Rod Carew, who spent the first 12 seasons of his Hall of Fame career with the Twins, was prepped to receive a new heart and kidney, transplant surgery that was scheduled to begin Thursday night and extend well into Friday at Cedars-Sinai Medical Center in Los Angeles.
Carew, 71, suffered a heart attack in September 2015 and had been on a waiting list for a heart transplant. Donor organs were secured Wednesday, and the complex surgery was expected to take 6-10 hours.
After his heart attack, Carew was diagnosed with extreme heart failure, his heart too weak to pump blood to the rest of his body. Doctors implanted a left ventricular assist device into his chest that took over the heart’s pumping duties.
The procedure allowed Carew to live a relatively normal life and make public appearances. He toured the country last summer to boost awareness and prevention of heart disease, creating the “Heart of 29” Foundation — named for the uniform number he wore with the Twins and Angels in his 19-year career.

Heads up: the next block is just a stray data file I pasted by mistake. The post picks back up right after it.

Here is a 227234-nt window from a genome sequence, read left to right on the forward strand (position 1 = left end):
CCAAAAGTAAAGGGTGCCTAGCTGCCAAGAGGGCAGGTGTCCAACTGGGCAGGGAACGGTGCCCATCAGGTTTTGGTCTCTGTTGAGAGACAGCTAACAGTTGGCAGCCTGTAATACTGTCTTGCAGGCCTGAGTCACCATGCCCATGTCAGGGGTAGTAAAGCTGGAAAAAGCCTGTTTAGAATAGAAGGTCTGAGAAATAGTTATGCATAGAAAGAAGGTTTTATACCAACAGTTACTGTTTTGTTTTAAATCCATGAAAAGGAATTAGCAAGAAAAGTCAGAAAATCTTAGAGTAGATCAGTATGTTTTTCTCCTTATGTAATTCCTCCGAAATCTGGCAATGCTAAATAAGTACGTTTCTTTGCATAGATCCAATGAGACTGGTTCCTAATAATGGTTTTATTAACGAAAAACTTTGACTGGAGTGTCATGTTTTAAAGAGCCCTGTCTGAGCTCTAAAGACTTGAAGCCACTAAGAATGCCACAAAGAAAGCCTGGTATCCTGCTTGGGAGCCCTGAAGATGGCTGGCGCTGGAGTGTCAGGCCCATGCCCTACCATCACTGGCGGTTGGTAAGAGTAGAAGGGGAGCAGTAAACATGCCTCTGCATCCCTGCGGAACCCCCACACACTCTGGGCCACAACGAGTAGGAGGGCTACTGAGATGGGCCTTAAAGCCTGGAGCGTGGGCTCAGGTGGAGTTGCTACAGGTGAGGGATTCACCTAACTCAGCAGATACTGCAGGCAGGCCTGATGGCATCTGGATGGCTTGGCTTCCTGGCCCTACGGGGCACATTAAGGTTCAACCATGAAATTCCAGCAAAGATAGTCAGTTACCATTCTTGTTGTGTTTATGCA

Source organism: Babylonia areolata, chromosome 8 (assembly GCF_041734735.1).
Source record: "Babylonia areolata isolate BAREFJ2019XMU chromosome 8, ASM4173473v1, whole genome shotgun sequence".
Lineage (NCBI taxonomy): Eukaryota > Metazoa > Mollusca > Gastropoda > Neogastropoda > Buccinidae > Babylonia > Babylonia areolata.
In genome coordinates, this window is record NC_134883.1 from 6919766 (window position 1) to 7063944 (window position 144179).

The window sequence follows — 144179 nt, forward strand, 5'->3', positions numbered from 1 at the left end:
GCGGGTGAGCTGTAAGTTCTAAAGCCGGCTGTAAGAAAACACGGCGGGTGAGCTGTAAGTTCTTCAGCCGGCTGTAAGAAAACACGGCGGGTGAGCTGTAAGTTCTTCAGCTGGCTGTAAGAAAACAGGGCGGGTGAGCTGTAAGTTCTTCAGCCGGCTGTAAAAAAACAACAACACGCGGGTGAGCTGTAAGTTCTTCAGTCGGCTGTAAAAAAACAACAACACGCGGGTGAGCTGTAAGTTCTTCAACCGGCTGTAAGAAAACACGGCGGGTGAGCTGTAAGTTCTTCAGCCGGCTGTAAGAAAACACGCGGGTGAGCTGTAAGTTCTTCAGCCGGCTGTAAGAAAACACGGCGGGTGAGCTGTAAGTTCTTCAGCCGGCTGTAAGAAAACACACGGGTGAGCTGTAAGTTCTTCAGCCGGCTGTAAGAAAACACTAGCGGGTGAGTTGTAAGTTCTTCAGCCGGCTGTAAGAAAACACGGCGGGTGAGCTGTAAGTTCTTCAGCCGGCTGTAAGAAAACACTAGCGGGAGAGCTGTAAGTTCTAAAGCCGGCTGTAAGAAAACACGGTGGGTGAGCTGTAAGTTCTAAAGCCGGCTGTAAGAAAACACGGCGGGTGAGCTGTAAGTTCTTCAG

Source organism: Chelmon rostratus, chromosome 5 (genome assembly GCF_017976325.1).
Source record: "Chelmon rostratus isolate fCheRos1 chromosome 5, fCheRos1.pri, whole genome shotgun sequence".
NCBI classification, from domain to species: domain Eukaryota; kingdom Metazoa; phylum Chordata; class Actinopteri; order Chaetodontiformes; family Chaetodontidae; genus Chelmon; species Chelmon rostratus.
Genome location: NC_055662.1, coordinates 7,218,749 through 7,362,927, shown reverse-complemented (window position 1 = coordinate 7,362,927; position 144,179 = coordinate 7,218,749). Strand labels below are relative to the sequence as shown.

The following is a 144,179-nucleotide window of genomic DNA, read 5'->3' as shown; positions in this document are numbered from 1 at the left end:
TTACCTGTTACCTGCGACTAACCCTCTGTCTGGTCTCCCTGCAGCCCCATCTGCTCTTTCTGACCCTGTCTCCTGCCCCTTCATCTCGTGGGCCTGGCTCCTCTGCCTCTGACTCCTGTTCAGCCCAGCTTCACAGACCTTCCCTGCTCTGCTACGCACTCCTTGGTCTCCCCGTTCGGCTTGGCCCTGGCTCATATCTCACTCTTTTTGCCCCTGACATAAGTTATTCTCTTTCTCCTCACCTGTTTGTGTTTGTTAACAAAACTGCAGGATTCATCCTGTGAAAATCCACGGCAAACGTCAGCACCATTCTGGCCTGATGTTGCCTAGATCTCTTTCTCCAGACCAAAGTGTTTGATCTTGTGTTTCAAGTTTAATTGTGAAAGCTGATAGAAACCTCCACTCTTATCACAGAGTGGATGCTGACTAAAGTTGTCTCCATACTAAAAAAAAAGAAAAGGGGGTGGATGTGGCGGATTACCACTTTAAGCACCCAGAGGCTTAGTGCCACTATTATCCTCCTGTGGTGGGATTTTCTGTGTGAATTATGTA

Carew spent 12 seasons with the Twins and seven with the Angels. He had 3,053 career hits, won seven batting titles and was the American League MVP in 1977 after hitting .388 for the Twins.
“We appreciate your thoughts and prayers for Rod and the medical team,” his wife, Rhonda, told American Heart Association News. “At the same time, our sympathy and appreciation goes to the donor’s family.”
In a release, Twins President Dave St. Peter said in part: “The Minnesota Twins and millions of baseball fans across the globe continue to be inspired by Rodney Carew.”